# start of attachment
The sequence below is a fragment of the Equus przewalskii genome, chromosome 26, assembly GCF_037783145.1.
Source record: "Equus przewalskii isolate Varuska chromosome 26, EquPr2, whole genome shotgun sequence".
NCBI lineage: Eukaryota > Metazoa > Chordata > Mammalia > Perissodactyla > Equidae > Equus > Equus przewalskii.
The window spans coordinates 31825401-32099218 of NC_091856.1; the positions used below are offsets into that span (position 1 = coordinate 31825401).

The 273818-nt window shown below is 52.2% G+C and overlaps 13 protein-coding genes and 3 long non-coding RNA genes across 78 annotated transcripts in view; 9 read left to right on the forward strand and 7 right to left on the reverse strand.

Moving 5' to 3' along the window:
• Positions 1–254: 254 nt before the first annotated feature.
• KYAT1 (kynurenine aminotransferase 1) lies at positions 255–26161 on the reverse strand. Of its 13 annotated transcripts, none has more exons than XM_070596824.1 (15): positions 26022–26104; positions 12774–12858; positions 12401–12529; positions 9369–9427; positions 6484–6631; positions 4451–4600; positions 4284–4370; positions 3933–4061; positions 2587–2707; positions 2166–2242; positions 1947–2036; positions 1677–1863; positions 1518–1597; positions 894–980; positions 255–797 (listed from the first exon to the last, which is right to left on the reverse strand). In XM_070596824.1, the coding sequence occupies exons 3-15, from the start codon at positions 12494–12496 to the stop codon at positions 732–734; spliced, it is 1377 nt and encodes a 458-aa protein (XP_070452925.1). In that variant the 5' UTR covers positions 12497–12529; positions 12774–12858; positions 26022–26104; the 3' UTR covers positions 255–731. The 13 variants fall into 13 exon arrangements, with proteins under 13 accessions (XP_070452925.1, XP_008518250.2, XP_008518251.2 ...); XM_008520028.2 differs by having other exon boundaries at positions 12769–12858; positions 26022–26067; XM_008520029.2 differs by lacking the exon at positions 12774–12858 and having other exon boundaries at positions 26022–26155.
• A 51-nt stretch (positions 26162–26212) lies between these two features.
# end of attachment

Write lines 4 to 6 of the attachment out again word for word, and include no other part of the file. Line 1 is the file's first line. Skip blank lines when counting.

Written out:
The window spans coordinates 31825401-32099218 of NC_091856.1; the positions used below are offsets into that span (position 1 = coordinate 31825401).

The 273818-nt window shown below is 52.2% G+C and overlaps 13 protein-coding genes and 3 long non-coding RNA genes across 78 annotated transcripts in view; 9 read left to right on the forward strand and 7 right to left on the reverse strand.

Moving 5' to 3' along the window: